Paolo Epifani, Gino Gancia, 07 October 2008

Wage inequality between skilled and unskilled workers has increased in recent years, particularly in countries that opened their markets to international trade. This column explains how trade may push up the demand for skilled workers worldwide by creating larger international markets for differentiated goods.

Edward Leamer, 26 September 2008

At the Global Economic Symposium in Schleswig-Holstein in September 2008, Edward Leamer of the University of California, Los Angeles spoke at a session on inequality and globalisation. Afterwards, he talked to Romesh Vaitilingam about his concept of ‘neurofacturing’ (creating value through knowledge work rather than physical labour), its rising significance in the world of the personal computer and the internet, the impact on inequality and the implications for our education systems.

Betsey Stevenson, Justin Wolfers, 04 August 2008

Surveys that have attempted to measure the level of happiness in US citizens by means of a subjective response have unveiled decreases in happiness inequality. The authors of CEPR DP6929 have used these responses to analyse the level and dispersion of happiness within and between demographic groups over the period of 1972-2006.

Joseph Altonji, Prashant Bharadwaj, Fabian Lange, 06 May 2008

The earnings premium for skilled labour has increased dramatically in recent decades. Yet, as this column shows, Americans are not acquiring significantly greater skills in response to this change. The resulting gap will increase US income inequality in the coming decades.

Andreas Georgiadis, Alan Manning, 05 January 2008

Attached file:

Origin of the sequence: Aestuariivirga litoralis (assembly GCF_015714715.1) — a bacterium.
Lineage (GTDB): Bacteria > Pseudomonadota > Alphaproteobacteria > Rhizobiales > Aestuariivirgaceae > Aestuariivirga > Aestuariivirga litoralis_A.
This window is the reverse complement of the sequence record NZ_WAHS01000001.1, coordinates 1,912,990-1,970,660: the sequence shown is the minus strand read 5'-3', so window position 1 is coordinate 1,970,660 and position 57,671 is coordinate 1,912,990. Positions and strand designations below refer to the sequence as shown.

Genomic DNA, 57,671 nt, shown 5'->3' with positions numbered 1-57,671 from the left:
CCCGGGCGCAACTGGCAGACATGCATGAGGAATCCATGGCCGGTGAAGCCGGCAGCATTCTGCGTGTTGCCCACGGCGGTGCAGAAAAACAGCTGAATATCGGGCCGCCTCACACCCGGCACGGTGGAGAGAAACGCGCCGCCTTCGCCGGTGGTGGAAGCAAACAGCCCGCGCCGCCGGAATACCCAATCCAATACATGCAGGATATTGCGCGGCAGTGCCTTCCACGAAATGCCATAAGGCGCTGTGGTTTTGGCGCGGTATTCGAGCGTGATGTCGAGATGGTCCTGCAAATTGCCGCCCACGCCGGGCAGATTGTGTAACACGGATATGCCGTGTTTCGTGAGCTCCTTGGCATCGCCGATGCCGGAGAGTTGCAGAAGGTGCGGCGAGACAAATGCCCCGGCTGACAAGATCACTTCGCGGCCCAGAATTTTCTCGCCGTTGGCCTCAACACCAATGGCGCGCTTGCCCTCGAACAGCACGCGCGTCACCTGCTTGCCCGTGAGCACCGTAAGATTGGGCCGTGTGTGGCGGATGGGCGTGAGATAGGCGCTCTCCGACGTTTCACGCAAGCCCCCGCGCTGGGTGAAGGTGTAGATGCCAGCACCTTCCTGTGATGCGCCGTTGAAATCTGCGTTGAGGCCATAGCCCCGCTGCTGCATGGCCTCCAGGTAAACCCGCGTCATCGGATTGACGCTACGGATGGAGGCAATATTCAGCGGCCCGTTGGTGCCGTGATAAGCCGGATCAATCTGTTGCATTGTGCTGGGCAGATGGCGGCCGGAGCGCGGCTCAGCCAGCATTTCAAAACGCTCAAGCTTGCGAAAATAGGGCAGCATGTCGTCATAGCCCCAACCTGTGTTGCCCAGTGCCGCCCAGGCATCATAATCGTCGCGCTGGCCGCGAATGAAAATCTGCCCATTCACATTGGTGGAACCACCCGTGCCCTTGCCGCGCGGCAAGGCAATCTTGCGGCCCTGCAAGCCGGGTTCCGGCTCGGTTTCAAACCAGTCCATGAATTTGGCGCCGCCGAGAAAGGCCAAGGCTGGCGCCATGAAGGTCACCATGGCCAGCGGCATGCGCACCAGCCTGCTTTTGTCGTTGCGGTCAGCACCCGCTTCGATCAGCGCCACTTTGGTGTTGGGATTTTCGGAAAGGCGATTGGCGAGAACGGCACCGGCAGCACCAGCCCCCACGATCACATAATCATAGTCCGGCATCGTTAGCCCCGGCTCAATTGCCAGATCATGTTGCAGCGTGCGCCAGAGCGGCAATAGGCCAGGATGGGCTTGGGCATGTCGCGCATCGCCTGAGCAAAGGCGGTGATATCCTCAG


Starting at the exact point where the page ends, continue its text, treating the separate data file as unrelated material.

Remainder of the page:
The standard framework for thinking about inequality and redistribution – the median voter approach – predicts that rising inequality should produce more redistribution. The facts reject this prediction for the UK and suggest that beliefs may be an important missing factor.

Janet Currie, Firouz Gahvari, 17 December 2007

Many countries provide large in-kind transfers although standard economic theory says cash transfers would be more efficient. Here is some new evidence evaluating the many justifications for in-kind transfers; it seems paternalism is the most likely explanation.

Branko Milanovic, Peter Lindert, Jeffrey Williamson, 05 December 2007

Is inequality largely the result of the Industrial Revolution? Or were ancient incomes as unequal as they are today in poor pre-industrial societies? Looking at pre-industrial inequality from the Roman Empire in 14 AD to British India in 1947 generates new insights into the inequality and economic development connection over the very long run.

Pedro Carneiro, Costas Meghir, Matthias Parey, 22 November 2007

New research shows that raising the level of mothers’ education pays large intergenerational returns with kids benefiting, for example, from extra parental investment in their education. Policies that promote women’s education should take account of this in their design and evaluation.

Alberto Alesina, Francesco Giavazzi, 05 October 2007

Anti-reformists in Europe claim to be protecting Europe’s weak and poor. Nothing could be further from the truth. Labour-market flexibility, deregulation of the service industry, pension reforms and greater competition in university funding might harm the interest of well-connected, privileged citizens but it would open up opportunities for Europe’s youth and disadvantaged groups. A real left-wing agenda would embrace reform.

Indraneel Dasgupta, Ravi Kanbur, 02 July 2007

Rich individuals are encouraged to make large contributions to the provision of public goods in return for tax exemptions, a policy that appears to endorse the claim that philanthropy can be considered a substitute for the direct income redistribution brought about through taxation. The authors of CEPR DP6362 address the question of how voluntary provision affects welfare inequality and find that (1) philanthropy can in fact increase inequality among the non-rich, but (2) income redistribution can be more effective in reducing inequality when accompanied by philanthropy. Automatic exemption from expropriation for rich philanthropists is therefore not the right policy.

Pages

Events

CEPR Policy Research